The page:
By Jack Danaher
Mississippi is different than the rest of the states. It is the poorest and most obese state in the country, and was once part of a controversial time.
Since being here, I see a state that is full of people who always have a great attitude, even if things aren’t going as planned. Everybody down here is so nice and polite.
Tradition is important to a lot of Mississippians. The people here are have pride in how far they have come. There was slavery here, segregation, African Americans weren’t allowed at the same college as white students.
In 1962, James Meredith broke the color barrier at Ole Miss, and that really isn’t that long ago. Since then, the school now has a student body in which 15 percent of the students are African American. The growth truly is a miracle.
They have begun getting rid of the Confederate flag in many places here. After Ole Miss took down the state flag in the Lyceum Circle in 2015, it marked the first time that not one college in the state of Mississippi flied the flag.
In the past, the state has even tried to vote to change the flag, but Mississippians did not want to change tradition.
Though Mississippi is starting rid itself of these Confederate symbols, people who live elsewhere still see Mississippi as a Confederate and racist haven. They get this idea because the media shows Mississippi as a place that is still full of white supremacists.
The stories about removing symbols that dwell on the haunted past of the state are never on the front page or breaking news, only when something bad happens, and it is a shame. I have never had any experience with racism here.
When I asked others their perceptions about Mississippi, they said the Southern hospitality here is awesome. It is extremely welcoming, and it has been surprisingly easy to fit in here.
My idea for a marketing campaign would be to travel around the United States by bus and hold presentations about how Mississippi is improving race relations, and how they are trying to move away from their Old South appearance.
Since marketing campaigns are all about spreading the word, I would even have my bus covered with all of the Old South symbols on it x’d out. The marketing campaign will be called Miss Represented.
The name comes from how a lot of people misrepresent Mississippi by linking it to its harmful past. The purpose is to show people what Mississippi is all about and how they have made great strides towards making everybody feel welcomed in the state.
I would also get involved with social media. Nowadays organizations hold podcasts and answer questions from people who call in or post online.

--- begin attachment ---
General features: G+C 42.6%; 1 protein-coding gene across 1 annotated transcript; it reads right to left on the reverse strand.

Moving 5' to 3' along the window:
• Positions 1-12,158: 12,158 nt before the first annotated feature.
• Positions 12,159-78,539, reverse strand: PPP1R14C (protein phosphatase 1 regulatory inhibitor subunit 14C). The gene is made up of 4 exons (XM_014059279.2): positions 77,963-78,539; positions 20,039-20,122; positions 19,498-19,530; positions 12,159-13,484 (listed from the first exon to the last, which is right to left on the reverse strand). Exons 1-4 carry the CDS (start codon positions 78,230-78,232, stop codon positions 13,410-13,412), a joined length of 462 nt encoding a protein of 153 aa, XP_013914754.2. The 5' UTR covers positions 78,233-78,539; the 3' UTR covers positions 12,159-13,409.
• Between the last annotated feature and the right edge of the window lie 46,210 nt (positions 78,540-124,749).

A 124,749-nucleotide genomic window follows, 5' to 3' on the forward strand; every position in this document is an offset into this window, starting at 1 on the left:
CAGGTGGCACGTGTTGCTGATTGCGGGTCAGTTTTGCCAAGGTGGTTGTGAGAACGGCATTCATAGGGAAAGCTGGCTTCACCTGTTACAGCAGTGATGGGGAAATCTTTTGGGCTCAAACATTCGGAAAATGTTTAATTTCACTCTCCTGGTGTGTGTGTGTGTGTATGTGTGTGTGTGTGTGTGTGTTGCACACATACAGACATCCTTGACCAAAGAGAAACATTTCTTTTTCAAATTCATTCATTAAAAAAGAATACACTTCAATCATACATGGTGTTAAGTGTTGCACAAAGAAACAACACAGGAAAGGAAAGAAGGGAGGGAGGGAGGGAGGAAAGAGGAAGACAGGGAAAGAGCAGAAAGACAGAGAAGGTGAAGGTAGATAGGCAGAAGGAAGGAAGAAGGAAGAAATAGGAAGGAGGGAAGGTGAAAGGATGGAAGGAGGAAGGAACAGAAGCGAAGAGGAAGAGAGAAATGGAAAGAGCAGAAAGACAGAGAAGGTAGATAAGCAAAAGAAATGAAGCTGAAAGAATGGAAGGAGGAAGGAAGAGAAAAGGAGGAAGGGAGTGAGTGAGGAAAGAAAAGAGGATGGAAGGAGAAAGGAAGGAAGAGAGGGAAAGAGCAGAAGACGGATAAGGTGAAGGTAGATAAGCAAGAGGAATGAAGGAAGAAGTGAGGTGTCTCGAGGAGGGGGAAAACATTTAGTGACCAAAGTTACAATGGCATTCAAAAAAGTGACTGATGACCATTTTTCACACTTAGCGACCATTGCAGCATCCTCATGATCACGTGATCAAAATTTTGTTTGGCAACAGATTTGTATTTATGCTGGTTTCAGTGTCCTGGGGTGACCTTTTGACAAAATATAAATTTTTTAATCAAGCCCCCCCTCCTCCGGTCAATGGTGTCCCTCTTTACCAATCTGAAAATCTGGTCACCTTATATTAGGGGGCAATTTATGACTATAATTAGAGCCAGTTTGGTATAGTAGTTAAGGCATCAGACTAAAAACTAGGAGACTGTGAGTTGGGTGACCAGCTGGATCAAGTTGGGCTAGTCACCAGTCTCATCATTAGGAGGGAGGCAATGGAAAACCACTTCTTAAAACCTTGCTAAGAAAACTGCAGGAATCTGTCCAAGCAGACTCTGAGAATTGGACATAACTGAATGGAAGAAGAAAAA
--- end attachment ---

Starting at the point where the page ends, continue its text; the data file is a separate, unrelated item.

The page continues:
I would create a website so people can look into it more and see what the campaign is about and what we are striving for. On the website, I would also have a section where the viewer can post a question, and it would be kind of like a blog. Other people can comment on the questions.
Since I am running the operation, I would try everything to get us in the news. This is an organization that could benefit from almost any type of publicity, because all I am trying to do is make a name for the campaign and spread awareness about how Mississippi is not what everyone thinks it is.
I pitched the idea to friends and family. The feedback I had received was mixed, but everybody liked the name. My parents both said it was a great idea, but that I would need to look into how Mississippi is trying to improve race relations. I would also need to back it up with news and examples of the state doing this.
My friends who were from Mississippi loved the idea for the campaign. They felt that the rest of the country looks down on Mississippi and the rest of the deep South because of its past, but they want to spread word that Mississippi is as welcoming as any other state.
My friends from out of state, on the other hand, still feel Mississippi owns these Confederate symbols and has not made much of an effort to get rid of them. One even said that my “campaign would be just one great big lie.”
If I actually carried out this marketing campaign, I think it would definitely get my message across because I would have reached out to adults and teenagers.
What I learned about state perceptions from this project is that every state has some sort of stereotype, whether it’s Mississippi is racist, people from New York are rude, or even Texas has cowboys there. Those perceptions all have to do with how media has reported it.
Every state also has some sort of good. Mississippi is known for its great food, music and hospitality. I definitely want to take a bigger survey about whether people think Mississippi is misunderstood or if its reputation is accurate.